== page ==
Disclosures: Labopin: Jazz Pharmaceuticals: Honoraria. Ganser: Jazz Pharmaceuticals: Consultancy; Novartuis: Consultancy; Celgene: Consultancy. Kröger: Takeda: Consultancy, Honoraria; Sanofi: Honoraria; Kite: Honoraria; Neovii: Honoraria, Research Funding; Riemser: Research Funding; DKMS: Research Funding; Amgen: Honoraria; BMS: Honoraria, Research Funding; Novartis: Honoraria, Research Funding; Jazz: Honoraria. Einsele: BMS/Celgene: Consultancy, Membership on an entity's Board of Directors or advisory committees, Other: Travel Grants, Research Funding; Janssen: Consultancy, Honoraria, Membership on an entity's Board of Directors or advisory committees, Other: Travel Grants, Research Funding; Amgen: Consultancy, Honoraria, Membership on an entity's Board of Directors or advisory committees, Other: travel grants; Takeda: Consultancy, Honoraria, Membership on an entity's Board of Directors or advisory committees, Other: travel grants; Sanofi: Consultancy, Honoraria, Research Funding; GSK: Consultancy, Membership on an entity's Board of Directors or advisory committees, Research Funding; Novartis: Other: travel grants. Spyridonidis: Stemline/Menarini: Consultancy. Ciceri: Kite Pharma: Consultancy. Mohty: Takeda: Honoraria; Amgen: Honoraria; Astellas: Honoraria; Celgene: Honoraria; Bristol Myers Squibb: Honoraria; Oncopeptides: Honoraria; Adaptive Biotechnologies: Honoraria; Novartis: Honoraria; Gilead: Honoraria; Pfizer,: Honoraria; GSK: Honoraria; Jazz Pharmaceuticals: Honoraria, Research Funding; Sanofi: Honoraria, Research Funding; Janssen: Honoraria, Research Funding.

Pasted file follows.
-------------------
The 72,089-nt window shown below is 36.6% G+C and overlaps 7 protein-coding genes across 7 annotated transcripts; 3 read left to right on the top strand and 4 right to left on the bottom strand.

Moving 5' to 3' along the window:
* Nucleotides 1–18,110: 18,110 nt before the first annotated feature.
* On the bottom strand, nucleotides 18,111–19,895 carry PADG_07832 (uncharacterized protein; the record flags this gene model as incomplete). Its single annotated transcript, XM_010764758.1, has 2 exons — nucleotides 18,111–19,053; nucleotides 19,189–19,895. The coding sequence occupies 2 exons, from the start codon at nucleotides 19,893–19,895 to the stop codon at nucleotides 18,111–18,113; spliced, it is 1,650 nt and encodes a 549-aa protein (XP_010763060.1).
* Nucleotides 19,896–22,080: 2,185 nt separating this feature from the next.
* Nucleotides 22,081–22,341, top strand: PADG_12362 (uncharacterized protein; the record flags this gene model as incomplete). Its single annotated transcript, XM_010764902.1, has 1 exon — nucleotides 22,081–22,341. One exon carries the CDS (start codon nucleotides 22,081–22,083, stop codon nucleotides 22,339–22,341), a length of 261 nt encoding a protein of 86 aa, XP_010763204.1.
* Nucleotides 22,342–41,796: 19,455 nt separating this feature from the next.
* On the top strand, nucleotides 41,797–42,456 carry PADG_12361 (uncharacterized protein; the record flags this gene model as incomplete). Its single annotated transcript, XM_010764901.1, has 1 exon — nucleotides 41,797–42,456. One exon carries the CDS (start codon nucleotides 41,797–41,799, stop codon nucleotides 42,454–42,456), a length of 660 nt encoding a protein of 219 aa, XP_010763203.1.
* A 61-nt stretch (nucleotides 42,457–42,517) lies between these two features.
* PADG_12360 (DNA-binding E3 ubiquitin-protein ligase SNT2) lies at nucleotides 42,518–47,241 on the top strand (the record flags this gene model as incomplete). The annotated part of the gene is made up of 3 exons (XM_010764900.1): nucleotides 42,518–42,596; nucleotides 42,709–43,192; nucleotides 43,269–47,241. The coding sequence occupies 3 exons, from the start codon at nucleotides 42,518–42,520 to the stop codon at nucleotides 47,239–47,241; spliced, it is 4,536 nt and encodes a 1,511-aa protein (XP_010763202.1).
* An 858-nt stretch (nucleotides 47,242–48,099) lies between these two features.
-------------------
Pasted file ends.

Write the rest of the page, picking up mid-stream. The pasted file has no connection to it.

*signifies non-member of ASH